Race Inquiry Digest (May 16) – Important Current Stories On Race In America

Featured – Joe Biden Is Going Back to the Clinton Playbook. The Democratic frontrunner’s campaign is pitched to white folks who have fled the party. Sound familiar? By Bob Moser / The New Republic

“For his whole career,” as New York’s Rebecca Traister wrote not long ago, “Biden’s role has been to comfort the lost, prized, and most fondly imagined Democratic voter, the one who’s like him: that guy in the diner, that guy in Ohio, that guy who’s white and so put off by the changed terms of gendered and racial power in this country that decades ago he fled for the party that was working to roll back the social advancements that had robbed him of his easy hold on power. That guy who believed that the system worked best when it worked for him.” All of which makes Biden, she added, “the Democrats’ answer to the hunger to ‘make America great again,’ dressed up in liberal clothes.” Read more

“I Now Have the Perspective of Both Sides”: 18 Voting Officials Take Civil Rights Tour. By Jessica Huseman / ProPublica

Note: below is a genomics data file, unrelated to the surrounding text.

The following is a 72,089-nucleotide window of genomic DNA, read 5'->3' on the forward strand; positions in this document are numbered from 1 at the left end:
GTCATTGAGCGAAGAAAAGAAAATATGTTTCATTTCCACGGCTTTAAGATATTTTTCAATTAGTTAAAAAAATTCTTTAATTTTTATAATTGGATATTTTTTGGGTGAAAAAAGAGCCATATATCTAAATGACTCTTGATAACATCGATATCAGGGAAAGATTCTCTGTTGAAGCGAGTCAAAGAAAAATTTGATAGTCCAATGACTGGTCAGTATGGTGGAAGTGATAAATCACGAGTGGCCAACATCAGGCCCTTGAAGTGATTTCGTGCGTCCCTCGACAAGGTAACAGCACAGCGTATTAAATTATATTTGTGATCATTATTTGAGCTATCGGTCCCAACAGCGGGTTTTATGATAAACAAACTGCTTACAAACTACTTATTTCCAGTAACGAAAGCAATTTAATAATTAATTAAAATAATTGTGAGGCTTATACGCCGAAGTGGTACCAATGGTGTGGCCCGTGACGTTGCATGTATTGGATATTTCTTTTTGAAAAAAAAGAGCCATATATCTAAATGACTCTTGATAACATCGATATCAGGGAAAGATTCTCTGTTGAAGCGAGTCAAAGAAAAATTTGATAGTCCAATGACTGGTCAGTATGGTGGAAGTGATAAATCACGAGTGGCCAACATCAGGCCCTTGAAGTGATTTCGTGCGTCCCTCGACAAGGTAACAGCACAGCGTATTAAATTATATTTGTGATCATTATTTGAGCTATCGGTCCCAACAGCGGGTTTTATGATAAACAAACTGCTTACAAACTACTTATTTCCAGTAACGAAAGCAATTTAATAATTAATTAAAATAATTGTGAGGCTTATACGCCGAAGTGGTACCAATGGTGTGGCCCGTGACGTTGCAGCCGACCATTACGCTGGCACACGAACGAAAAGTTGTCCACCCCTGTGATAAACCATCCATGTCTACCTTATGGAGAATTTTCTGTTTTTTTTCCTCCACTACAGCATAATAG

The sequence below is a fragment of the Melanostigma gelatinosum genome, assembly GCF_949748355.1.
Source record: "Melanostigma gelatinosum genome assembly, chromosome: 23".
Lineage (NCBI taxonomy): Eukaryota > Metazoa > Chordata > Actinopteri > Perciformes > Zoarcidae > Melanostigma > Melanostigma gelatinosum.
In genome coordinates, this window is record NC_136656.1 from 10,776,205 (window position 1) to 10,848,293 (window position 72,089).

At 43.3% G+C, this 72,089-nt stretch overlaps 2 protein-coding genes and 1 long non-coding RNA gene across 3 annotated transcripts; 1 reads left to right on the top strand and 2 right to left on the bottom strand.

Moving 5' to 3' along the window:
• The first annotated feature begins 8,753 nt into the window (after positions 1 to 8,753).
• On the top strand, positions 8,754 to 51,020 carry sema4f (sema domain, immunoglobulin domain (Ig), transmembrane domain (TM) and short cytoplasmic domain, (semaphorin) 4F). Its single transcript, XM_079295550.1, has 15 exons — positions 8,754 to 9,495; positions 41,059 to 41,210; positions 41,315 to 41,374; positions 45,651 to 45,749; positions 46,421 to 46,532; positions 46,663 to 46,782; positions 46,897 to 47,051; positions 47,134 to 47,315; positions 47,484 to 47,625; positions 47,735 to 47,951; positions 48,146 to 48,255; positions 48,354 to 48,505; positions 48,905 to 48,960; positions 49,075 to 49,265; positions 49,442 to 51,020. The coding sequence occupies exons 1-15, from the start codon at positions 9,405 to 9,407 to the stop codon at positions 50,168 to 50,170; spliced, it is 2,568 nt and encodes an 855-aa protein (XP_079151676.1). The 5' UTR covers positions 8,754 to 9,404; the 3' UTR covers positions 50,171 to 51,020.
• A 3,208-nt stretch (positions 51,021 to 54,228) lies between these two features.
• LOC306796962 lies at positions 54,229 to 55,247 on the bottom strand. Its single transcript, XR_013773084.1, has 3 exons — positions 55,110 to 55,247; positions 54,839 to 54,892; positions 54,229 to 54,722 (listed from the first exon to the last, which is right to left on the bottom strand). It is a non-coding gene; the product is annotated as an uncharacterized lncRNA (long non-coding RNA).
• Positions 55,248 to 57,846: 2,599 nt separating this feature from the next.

A trip that included a walk across the Edmund Pettus Bridge in Selma, Alabama, drew a number of officials from states with controversial voting requirements. The exuberant greeter, who said her name was Wanda, hugged each of the secretaries of state as they walked through the doors of Dexter Avenue Baptist Church. “Thank you for being here,” she said as each crossed into the small, orange-brick building. Read more

‘He’s white, male and gay’: Buttigieg hits obstacles with black voters. By Daniel Strauss and Elena Schneider / Politico

Joe Darby, a prominent pastor in Charleston, S.C., was discussing the Democratic presidential field with fellow clergymen when Pete Buttigieg’s name came up. A fellow pastor quickly interjected. “Isn’t that the dude who kissed his husband on TV?” the person asked skeptically, according to Darby. The exchange highlights a major obstacle for Buttigieg, who’s vaulted into the top tier of Democratic candidates without gaining traction among African Americans, according to recent surveys of national and South Carolina Democrats. Read more

The Complicity of Ben Carson. By Jamil Smith / Rolling Stone

The Housing secretary has a new rule that may force tens of thousands of children into homelessness, all because President Trump tells us we should hate their undocumented relatives. Read more

Alabama’s Abortion Bill Is Great News For White Supremacists. By Andy Campbell / HuffPost

Many white supremacists subscribe to the bogus conspiracy theory that white people are going extinct due to immigration and falling birthrates among white women. To them, the strict abortion bill that passed the Alabama Senate on Tuesday ― which aims to challenge a woman’s constitutional right to choose to end a pregnancy ― represents a huge victory in their effort to propagate the “white race.” Read more